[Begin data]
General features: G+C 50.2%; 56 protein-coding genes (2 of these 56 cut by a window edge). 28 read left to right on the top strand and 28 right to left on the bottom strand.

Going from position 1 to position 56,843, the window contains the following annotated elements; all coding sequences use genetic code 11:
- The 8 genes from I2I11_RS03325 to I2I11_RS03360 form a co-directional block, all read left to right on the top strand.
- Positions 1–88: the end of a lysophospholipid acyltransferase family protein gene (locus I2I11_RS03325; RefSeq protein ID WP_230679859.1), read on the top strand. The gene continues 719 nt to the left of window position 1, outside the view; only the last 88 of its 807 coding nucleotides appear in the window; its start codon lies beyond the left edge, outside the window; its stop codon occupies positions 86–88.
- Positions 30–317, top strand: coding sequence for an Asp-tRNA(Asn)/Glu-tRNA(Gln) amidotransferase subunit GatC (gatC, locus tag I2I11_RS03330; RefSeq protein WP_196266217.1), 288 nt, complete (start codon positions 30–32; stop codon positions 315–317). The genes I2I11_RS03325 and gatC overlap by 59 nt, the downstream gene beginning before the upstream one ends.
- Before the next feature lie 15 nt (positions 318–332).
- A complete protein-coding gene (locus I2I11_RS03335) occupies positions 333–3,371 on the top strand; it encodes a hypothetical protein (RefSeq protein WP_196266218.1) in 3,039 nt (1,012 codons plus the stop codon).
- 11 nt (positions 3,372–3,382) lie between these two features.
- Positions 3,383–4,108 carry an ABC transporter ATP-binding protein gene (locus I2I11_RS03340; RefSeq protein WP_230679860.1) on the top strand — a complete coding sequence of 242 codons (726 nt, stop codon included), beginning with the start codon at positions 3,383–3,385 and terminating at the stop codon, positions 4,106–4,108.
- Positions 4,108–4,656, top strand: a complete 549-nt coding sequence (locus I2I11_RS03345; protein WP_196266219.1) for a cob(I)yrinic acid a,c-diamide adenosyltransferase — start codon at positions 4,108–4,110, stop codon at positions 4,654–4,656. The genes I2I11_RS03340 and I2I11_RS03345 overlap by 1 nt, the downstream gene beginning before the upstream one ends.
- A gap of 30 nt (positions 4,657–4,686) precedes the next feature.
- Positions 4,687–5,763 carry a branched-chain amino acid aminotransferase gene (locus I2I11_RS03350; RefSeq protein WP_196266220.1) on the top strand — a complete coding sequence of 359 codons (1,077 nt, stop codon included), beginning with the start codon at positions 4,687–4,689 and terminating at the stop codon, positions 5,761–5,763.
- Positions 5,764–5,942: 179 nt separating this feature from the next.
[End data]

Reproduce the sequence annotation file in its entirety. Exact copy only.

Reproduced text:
General features: G+C 50.2%; 56 protein-coding genes (2 of these 56 cut by a window edge). 28 read left to right on the top strand and 28 right to left on the bottom strand.

Going from position 1 to position 56,843, the window contains the following annotated elements; all coding sequences use genetic code 11:
- The 8 genes from I2I11_RS03325 to I2I11_RS03360 form a co-directional block, all read left to right on the top strand.
- Positions 1–88: the end of a lysophospholipid acyltransferase family protein gene (locus I2I11_RS03325; RefSeq protein ID WP_230679859.1), read on the top strand. The gene continues 719 nt to the left of window position 1, outside the view; only the last 88 of its 807 coding nucleotides appear in the window; its start codon lies beyond the left edge, outside the window; its stop codon occupies positions 86–88.
- Positions 30–317, top strand: coding sequence for an Asp-tRNA(Asn)/Glu-tRNA(Gln) amidotransferase subunit GatC (gatC, locus tag I2I11_RS03330; RefSeq protein WP_196266217.1), 288 nt, complete (start codon positions 30–32; stop codon positions 315–317). The genes I2I11_RS03325 and gatC overlap by 59 nt, the downstream gene beginning before the upstream one ends.
- Before the next feature lie 15 nt (positions 318–332).
- A complete protein-coding gene (locus I2I11_RS03335) occupies positions 333–3,371 on the top strand; it encodes a hypothetical protein (RefSeq protein WP_196266218.1) in 3,039 nt (1,012 codons plus the stop codon).
- 11 nt (positions 3,372–3,382) lie between these two features.
- Positions 3,383–4,108 carry an ABC transporter ATP-binding protein gene (locus I2I11_RS03340; RefSeq protein WP_230679860.1) on the top strand — a complete coding sequence of 242 codons (726 nt, stop codon included), beginning with the start codon at positions 3,383–3,385 and terminating at the stop codon, positions 4,106–4,108.
- Positions 4,108–4,656, top strand: a complete 549-nt coding sequence (locus I2I11_RS03345; protein WP_196266219.1) for a cob(I)yrinic acid a,c-diamide adenosyltransferase — start codon at positions 4,108–4,110, stop codon at positions 4,654–4,656. The genes I2I11_RS03340 and I2I11_RS03345 overlap by 1 nt, the downstream gene beginning before the upstream one ends.
- A gap of 30 nt (positions 4,657–4,686) precedes the next feature.
- Positions 4,687–5,763 carry a branched-chain amino acid aminotransferase gene (locus I2I11_RS03350; RefSeq protein WP_196266220.1) on the top strand — a complete coding sequence of 359 codons (1,077 nt, stop codon included), beginning with the start codon at positions 4,687–4,689 and terminating at the stop codon, positions 5,761–5,763.
- Positions 5,764–5,942: 179 nt separating this feature from the next.